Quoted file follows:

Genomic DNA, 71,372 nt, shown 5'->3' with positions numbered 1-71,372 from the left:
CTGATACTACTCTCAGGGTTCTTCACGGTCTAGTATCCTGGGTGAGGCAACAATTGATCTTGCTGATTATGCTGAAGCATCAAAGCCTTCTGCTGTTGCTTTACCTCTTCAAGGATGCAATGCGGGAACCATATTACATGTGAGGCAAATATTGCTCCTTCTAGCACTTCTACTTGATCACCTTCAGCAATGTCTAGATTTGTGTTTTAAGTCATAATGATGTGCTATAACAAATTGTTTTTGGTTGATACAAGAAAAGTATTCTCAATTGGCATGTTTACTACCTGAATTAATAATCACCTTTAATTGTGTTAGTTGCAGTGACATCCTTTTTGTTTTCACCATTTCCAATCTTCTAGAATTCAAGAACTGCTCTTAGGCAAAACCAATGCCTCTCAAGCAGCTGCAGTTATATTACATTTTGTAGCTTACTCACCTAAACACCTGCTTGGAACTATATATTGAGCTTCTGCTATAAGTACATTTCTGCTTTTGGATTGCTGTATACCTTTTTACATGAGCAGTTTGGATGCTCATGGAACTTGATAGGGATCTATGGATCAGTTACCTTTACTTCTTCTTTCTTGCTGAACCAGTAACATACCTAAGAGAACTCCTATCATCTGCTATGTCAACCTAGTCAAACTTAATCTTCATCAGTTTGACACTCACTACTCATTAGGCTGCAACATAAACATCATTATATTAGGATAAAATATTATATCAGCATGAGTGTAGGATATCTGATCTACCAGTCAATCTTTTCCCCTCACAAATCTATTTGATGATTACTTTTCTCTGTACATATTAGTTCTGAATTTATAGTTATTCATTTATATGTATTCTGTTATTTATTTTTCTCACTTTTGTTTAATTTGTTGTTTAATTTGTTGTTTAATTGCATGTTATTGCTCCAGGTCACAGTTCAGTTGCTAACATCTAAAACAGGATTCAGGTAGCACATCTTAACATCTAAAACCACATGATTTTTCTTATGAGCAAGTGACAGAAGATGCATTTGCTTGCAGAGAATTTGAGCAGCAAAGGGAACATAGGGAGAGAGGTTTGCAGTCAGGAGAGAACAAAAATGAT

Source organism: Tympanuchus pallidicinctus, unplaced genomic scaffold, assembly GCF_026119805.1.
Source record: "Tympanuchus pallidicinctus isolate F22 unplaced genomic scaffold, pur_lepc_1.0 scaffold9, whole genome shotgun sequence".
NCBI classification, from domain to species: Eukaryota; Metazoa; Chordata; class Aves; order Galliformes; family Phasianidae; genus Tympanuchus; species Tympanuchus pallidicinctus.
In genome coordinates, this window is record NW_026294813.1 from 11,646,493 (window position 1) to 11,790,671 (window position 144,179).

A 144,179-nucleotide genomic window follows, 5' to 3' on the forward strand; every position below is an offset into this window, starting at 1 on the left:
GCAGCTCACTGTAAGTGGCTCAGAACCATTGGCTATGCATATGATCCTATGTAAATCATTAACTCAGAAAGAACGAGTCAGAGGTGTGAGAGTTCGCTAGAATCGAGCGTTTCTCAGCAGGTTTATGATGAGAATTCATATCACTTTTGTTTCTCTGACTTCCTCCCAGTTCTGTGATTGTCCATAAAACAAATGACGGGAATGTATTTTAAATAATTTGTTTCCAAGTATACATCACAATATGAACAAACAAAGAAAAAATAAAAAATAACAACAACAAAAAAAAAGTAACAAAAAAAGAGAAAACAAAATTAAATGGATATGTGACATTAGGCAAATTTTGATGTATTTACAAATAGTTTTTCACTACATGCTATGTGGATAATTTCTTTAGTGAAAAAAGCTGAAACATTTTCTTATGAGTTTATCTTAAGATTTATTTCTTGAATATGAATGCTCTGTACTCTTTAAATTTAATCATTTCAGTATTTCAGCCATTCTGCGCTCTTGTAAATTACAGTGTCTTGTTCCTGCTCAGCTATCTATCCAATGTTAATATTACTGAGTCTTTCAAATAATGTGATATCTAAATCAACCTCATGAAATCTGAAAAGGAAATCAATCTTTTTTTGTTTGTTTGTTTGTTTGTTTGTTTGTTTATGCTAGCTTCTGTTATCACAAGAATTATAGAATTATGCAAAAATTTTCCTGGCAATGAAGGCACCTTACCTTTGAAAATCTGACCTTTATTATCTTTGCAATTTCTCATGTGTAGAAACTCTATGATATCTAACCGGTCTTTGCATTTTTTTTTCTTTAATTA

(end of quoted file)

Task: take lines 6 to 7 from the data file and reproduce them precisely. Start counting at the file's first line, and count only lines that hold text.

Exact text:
In genome coordinates, this window is record NW_026294813.1 from 11,646,493 (window position 1) to 11,790,671 (window position 144,179).

A 144,179-nucleotide genomic window follows, 5' to 3' on the forward strand; every position below is an offset into this window, starting at 1 on the left: